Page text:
December 15, 2008

Q and A 2.0 Revisited: #21--Angels and Demons

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When Satan was cast out of heaven, he took 1/3 of the angels with him. Have we not minimized the impact of demonic spirits on earth? Would we recognize them, and what should we do?

Revelation 12:9 “The great dragon was hurled down—that ancient serpent called the devil or Satan, who leads the whole world astray. He was hurled to the earth, and his angels with him.”

Verse four of that same chapter says that 1/3 of the stars from heaven fell to earth. Traditional Jewish belief was that 1/3 of the angels fell to earth with Satan and became demons, so this passage may build on that. Satan’s fall from heaven to the earth is shown in Isaiah 14 and Ezekiel 28, also.

So was Satan cast down to the earth before history began? Well, we’re not sure.

At some point (depending on how you read Revelation and the other apocalyptic passages) Satan has been or will be cast down to earth. Whether this has happened or will happened in the Tribulation is unclear. But, it’s not important, because whether it has or is yet to happen, we are clear that demonic forces do have the ability to wreak havoc on human beings.

The 2nd part of the question is a little subjective…have we minimized it? It depends.

If you don’t believe that demons have the ability under God’s sovereign control to make an impact on history, then you ignore the Bible. If you are someone who sees demons around every corner, and that every time something bad goes happen it’s a demon, then you’re probably taking it way to seriously.

The key is to recognize that anytime there is a choice between doing right by God or sinning, spiritual warfare is involved. Christians cannot be demon possessed, but they can be oppressed by demonic activity (just like Job was harassed by Satan, we can be too). Satan is not omnipresent like God, so his demons do his work too. But, remember that Job was only harassed by Satan because God allowed it. Demons cannot, however, cause you spiritual harm in a sense of taking away your salvation. Non-Christians can be demon oppressed/possessed/influenced, so we should pray for their salvation.

So how do we recognize true spiritual warfare and what should we do?

Demons in the Bible are described as evil spirits, unclean spirits, and angels of Satan. They deceive the world, attack Christians and combat the holy angels. They are enemies of God.

Does demon possession still exist today? We aren’t told anywhere in the Bible that it ended, so probably so.

It’s not like the exorcist, though. Movies have interjected too much into our imaginations. You do see a little of this in the Bible as in the demon possessed man that Jesus casts a multitude of demons out of (Luke 8:26-39). He had superhuman strength, walked around naked and lived in a graveyard. But this seems to be more the exception than the rule.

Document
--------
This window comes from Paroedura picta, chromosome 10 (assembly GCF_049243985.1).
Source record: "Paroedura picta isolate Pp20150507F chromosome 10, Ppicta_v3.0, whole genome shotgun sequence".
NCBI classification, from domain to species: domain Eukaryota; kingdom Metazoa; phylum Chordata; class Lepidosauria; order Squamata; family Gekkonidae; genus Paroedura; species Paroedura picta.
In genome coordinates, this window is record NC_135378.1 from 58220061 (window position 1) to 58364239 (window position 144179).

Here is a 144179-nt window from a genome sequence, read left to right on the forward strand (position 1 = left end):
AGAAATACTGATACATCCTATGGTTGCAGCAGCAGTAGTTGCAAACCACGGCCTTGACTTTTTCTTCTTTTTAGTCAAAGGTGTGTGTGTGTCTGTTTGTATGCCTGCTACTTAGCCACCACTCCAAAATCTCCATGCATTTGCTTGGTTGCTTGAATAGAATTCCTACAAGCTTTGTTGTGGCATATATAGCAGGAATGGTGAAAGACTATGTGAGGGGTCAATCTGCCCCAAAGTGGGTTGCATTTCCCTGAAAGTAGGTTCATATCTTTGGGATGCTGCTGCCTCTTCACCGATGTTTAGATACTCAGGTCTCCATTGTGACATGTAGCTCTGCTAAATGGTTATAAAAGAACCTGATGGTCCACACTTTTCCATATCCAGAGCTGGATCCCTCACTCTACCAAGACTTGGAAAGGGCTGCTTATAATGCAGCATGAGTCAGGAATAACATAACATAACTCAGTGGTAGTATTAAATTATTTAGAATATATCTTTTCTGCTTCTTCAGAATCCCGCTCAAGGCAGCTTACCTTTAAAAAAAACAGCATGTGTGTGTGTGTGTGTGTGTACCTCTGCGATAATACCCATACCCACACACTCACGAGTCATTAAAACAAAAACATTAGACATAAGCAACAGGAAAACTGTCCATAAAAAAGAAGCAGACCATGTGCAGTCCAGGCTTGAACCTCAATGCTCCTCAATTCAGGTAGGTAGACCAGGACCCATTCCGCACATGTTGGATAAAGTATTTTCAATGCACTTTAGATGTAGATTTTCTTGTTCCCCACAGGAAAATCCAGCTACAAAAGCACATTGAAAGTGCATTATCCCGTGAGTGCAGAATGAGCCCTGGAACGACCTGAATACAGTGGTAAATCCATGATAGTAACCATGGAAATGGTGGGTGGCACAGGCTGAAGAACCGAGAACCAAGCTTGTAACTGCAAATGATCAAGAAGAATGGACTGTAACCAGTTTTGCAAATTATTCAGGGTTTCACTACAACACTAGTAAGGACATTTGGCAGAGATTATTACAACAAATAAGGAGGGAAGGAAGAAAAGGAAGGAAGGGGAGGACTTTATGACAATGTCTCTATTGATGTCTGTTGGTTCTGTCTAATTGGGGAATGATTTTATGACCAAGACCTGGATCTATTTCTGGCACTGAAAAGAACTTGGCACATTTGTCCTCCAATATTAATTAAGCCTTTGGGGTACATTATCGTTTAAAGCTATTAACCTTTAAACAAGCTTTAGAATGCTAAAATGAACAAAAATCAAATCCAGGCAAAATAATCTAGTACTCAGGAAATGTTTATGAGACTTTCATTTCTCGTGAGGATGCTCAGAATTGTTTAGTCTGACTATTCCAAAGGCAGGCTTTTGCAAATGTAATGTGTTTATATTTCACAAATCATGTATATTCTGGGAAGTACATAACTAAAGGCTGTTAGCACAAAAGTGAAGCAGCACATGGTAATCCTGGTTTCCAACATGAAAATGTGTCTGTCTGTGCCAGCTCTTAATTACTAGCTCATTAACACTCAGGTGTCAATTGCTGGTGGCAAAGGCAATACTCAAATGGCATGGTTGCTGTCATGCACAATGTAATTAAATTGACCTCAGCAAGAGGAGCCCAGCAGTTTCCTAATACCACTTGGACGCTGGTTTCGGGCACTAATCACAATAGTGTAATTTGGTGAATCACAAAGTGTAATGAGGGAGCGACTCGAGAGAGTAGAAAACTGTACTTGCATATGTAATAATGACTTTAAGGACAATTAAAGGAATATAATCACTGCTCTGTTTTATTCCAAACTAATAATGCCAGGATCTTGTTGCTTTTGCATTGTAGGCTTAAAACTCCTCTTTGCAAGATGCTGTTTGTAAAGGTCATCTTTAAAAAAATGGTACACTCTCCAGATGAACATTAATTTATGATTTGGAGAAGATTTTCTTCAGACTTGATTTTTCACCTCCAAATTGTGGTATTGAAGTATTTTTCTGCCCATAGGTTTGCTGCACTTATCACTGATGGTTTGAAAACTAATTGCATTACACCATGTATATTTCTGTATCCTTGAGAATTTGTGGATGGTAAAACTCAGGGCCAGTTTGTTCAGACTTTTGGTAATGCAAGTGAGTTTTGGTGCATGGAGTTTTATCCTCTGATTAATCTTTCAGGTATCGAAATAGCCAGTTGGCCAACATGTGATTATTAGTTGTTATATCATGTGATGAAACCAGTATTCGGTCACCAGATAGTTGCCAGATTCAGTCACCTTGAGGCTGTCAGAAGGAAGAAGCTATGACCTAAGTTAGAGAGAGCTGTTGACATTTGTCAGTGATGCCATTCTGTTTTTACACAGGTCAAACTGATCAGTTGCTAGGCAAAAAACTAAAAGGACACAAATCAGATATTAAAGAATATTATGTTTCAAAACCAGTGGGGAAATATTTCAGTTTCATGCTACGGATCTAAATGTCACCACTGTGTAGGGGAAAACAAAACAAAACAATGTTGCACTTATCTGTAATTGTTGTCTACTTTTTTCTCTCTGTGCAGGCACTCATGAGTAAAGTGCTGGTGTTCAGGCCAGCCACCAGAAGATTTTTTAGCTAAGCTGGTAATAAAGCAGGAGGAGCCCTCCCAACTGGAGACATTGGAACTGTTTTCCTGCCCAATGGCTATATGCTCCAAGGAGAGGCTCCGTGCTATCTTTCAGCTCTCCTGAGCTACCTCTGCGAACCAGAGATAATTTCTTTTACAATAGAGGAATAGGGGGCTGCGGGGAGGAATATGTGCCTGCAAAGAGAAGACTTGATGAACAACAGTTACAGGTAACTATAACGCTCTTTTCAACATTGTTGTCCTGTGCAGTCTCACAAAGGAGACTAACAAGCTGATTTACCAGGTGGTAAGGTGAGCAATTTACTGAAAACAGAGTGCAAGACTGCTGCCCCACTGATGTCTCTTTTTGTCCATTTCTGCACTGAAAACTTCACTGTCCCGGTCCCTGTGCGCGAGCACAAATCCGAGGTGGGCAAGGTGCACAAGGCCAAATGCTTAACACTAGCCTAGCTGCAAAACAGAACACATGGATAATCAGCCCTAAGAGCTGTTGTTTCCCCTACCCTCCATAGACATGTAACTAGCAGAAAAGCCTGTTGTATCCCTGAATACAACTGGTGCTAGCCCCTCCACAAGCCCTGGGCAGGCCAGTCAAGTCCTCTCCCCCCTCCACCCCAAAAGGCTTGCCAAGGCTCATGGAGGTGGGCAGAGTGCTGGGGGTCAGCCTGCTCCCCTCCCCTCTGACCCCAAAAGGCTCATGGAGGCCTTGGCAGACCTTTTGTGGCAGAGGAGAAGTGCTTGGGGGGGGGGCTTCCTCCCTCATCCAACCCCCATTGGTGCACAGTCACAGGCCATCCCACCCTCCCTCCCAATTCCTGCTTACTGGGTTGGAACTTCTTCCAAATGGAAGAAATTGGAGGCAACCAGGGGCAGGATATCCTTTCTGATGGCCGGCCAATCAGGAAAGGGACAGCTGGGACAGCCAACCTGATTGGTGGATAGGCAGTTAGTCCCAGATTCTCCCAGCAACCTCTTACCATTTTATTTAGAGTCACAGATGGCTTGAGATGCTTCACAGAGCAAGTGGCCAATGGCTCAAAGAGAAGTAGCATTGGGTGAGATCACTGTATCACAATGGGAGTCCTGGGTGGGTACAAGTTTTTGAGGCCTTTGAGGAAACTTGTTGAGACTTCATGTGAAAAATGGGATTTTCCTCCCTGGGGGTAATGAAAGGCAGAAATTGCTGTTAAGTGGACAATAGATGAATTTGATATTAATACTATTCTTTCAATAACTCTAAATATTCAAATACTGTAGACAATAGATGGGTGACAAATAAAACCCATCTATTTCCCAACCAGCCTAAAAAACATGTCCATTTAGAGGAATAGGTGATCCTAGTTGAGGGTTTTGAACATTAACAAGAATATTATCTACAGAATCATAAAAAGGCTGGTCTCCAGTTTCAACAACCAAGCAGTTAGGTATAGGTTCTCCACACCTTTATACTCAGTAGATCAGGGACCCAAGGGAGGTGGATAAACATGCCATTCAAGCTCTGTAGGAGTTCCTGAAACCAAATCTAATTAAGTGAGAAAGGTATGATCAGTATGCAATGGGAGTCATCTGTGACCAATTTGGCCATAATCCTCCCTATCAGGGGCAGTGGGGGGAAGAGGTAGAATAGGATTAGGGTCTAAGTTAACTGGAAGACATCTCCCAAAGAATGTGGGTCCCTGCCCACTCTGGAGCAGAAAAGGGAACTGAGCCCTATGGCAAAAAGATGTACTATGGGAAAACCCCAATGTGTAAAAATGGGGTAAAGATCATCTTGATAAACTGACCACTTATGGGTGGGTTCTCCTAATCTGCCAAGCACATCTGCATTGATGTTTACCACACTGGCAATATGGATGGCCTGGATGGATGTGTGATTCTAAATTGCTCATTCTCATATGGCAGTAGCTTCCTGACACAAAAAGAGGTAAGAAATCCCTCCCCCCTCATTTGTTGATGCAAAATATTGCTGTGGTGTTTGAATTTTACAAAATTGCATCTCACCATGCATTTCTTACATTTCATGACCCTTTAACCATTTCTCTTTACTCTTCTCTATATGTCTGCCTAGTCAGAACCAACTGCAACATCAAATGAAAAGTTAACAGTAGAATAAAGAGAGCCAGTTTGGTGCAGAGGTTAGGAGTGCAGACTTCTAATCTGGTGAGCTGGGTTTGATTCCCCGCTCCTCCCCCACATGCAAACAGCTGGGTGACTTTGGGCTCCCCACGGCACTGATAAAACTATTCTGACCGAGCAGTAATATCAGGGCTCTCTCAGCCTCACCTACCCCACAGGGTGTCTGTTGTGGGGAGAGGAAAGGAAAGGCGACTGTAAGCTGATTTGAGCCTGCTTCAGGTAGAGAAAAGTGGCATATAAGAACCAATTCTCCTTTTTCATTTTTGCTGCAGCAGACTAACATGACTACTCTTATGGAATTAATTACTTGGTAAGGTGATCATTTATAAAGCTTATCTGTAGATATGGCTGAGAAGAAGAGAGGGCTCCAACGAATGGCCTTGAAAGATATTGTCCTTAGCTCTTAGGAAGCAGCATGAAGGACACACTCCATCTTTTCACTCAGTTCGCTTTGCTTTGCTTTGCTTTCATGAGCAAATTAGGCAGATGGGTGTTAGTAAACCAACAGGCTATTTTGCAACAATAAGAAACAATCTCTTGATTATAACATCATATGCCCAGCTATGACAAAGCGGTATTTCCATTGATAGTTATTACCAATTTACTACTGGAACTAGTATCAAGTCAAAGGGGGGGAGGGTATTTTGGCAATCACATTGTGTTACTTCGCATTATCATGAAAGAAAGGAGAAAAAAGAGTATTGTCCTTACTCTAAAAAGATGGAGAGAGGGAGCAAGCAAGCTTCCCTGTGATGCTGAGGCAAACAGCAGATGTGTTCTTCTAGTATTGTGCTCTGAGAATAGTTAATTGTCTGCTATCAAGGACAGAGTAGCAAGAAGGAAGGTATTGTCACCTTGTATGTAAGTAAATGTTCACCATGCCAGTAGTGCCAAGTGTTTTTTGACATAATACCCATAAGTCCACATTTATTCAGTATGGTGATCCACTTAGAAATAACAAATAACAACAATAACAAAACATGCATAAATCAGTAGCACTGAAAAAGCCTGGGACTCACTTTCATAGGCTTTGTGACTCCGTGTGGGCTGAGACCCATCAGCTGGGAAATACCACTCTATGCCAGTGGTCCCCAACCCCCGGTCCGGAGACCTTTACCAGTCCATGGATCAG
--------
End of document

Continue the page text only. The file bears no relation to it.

Biblical signs of demon possession or demonic influence also include a refusal to forgive (2 Cor 2:10-11) and a belief in and spreding of false doctrine (2 cor 11:3-15, 1 Timothy 4:1-5, 1 John 4:1-3). So be careful that you don’t go accusing people of being demon possessed!

The key to successful spiritual warfare is finding biblical balance.

Ephesians 6:10-20 tells us that there is a spiritual war to be fought, so we are challenged to put on the armor of God. This includes:

  • Belt of truth. Spiritual warfare is not a power encounter, it’s a truth encounter. When Jesus was tempted by Satan, he quoted Scripture to combat him.

  • Breastplate of righteousness.

  • Feet fitted with the peace of the gospel.

  • Shield of faith to block Satan’s attacks.

  • Helmet of salvation to protect the most important part of your body.

  • The only offensive weapon given is the Sword of the Spirit which is the Word of God. Like I said, it’s a truth encounter.

There is no armor for your back, by the way. You are not meant to retreat from the battle.

There is no exotic or unusual weapons. There are no incantations, no magic spells. This stands in stark contrast to modern “demon hunters” who name and claim spiritual authority and rebuke demons and principalities. We are meant to put this armor on in prayer on a daily basis. Or else we might end up like the 7 sons of Sceva (Acts 19:13-16).

Should we try to cast a demon out of someone?

Jesus commanded his disciples to do this in his name, but that was a direct command given to them. Not to all believers everywhere, but only to his disciples. Nowhere in the teaching portions of the New Testament (Romans-Jude) are we encouraged to do so, or consider doing so. Our key is the spiritual armor of God and the prayer that helps us put it on. We are not Jesus, and we are not apostles. We are followers who have never been given that command.

Tomorrow, we’ll look at what the Bible says about speaking in tongues. Check out all of the Q and A series here.

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